We heard footsteps all around, they were looking in the trees. They were closing in. I saw two of them stand below the branch I was clinging on to. Pat couldn’t get a clear shot, he gestured to me. Al was in my pocket as always, I dangled him with a rope from my pack, and projected my voice into a grunt, the way I had so many times before. I heard them turn, and the rifle click. 3 shots rang. The enemy soldier fell to the ground. His comrade was not far. I swung to the nearby branch. They heard me. It was alright though, Al was there. String, drop and repeat. 2 more enemy soldiers fell down. We marched on as night fell, looking for water, and a way out of the jungle.
Being captured is the worst part of war, son. It doesn't matter which side you are on, all honor and respect is lost. Shame is forgotten and humanity is left behind. We were tied to a tree, rifles pointed at our heads, whipped, starved and humiliated in the hope that some secret would spill. We had no secrets, and no tools or weapons. Just Al, clung to my back that night, cutting into my aching back. His metal armor was cold and rough. It was just what I needed. I pushed him harder, father down my back, onto my bottom which was stinging and sore against that rough tree. I pushed and rubbed, till he reached the rope near my ankles. Through half the night I rubbed Al against my bruised and bleeding ankles till finally, the rope came free. It must have been hours before I could kick and lift him to my hand. I suppose sports practice was not useless after all. Just before dawn, I used his metal armor to free my hands, then Tom and Pat. We ran all morning, for our lives. We ran from the jungle, for days and away from that dreaded war for years to come. Away from the greed for oil and global dominance, we left it all behind. In no small part, thanks to Al.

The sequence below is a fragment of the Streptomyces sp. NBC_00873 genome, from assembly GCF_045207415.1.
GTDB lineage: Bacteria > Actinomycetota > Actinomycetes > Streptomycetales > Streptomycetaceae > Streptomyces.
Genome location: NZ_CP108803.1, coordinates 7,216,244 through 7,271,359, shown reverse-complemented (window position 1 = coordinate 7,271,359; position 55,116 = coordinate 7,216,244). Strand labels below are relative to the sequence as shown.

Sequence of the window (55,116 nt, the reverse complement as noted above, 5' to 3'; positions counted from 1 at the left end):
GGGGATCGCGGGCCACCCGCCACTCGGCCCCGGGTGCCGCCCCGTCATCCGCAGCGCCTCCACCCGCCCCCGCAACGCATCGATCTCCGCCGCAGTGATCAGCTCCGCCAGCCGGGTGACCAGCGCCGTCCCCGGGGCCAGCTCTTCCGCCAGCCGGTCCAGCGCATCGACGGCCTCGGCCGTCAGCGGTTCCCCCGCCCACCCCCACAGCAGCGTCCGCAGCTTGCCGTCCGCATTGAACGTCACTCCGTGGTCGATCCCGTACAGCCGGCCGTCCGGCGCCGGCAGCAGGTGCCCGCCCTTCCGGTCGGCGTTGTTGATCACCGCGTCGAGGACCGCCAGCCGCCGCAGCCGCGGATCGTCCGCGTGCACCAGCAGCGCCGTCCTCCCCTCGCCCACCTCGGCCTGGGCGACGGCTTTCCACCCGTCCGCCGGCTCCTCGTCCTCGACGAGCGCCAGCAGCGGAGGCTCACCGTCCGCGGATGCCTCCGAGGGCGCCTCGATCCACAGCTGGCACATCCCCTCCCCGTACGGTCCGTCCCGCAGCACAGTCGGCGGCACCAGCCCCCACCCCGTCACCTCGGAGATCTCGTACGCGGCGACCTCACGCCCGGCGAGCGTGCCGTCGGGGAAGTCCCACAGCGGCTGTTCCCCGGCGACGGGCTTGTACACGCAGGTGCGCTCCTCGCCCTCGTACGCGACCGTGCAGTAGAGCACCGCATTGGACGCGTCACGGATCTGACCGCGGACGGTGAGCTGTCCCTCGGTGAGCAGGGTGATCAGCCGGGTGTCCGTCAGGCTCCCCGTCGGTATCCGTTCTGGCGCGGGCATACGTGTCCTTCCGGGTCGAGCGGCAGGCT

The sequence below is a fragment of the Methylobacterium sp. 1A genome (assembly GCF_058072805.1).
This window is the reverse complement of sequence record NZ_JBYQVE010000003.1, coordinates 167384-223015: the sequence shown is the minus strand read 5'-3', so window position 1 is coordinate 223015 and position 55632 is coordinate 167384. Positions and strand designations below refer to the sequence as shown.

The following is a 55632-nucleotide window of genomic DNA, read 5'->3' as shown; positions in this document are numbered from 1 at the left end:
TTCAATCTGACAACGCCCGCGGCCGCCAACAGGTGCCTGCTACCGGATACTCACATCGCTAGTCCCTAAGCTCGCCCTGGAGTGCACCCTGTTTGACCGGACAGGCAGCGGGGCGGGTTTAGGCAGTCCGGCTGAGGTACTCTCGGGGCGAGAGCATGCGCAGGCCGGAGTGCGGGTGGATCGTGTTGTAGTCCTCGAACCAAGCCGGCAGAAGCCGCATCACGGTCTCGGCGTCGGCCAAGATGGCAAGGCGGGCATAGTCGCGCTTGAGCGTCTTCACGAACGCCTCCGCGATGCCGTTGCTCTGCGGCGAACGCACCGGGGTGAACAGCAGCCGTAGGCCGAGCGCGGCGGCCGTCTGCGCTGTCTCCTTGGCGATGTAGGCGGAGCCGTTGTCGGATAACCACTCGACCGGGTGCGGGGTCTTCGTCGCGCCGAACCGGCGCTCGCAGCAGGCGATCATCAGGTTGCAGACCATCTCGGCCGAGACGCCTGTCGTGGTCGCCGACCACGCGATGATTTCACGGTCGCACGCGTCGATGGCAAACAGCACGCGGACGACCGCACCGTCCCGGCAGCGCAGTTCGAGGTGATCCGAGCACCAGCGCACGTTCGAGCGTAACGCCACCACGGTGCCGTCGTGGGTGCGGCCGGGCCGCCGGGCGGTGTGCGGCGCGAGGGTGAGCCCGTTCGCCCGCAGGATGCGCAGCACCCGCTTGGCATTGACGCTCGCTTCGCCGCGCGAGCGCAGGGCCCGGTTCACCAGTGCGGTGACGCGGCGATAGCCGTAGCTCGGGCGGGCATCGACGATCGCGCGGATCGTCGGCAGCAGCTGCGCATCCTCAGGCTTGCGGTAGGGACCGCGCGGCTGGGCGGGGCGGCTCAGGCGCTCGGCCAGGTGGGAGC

When I finally reunited with your Tine, she was a graduate. She had a job, and was beautiful and confident and happy as could be. I was damaged, body and mind, broke with no education and no skills but combat, the only thing I would not do. I wish I had learned more carpentry, as even for that more experience was needed for the lowest of jobs. “I can’t even get through an interview for an apprentice. Everyone else seems smarter or more skilled or just...more motivated. How long can I stay with you, living for free, like a loser?“ I signed and sat beside her on the bed one night. But your mother, she held my hand, and looked into my eyes and smiled. Just the way she had years before. “Don’t worry about them all. You can do things nobody can, just believe in yourself, and work hard.” I liked her comforting tone, but replied rather mopingly, “Work hard at what Tina?” With that she placed a book in my hands. It was my old book of stories and skits. I had no idea she had held on to it all these years. She picked up Al from the nightstand. “Start tonight honey, put on a show for me.”
From that night on, son, I practiced day and night, wrote and trained my voice. I showed up at fairs, subway stations and talent shows. I started getting gigs, small at first with just me an Al. Sometimes at bars, enough to take your mom for a drink. Then the gigs turned bigger. My stories got picked too. Not just for shows with Al, but shows with actors. And that led to everything we have now, the fame, the books and the TV show performances, the house and car and your private boarding school that you leave for tomorrow.. Your father would not be the artist he is, if it weren’t for your mother, and Al.
Which is why, from tonight on, Al is all yours. Take care of him son, as he took good care of me. And remember son, don’t worry about what they say, what they expect you should do. Don’t be the puppet on the string, made to dance to the tune of society. Be a master of puppets, and your own destiny.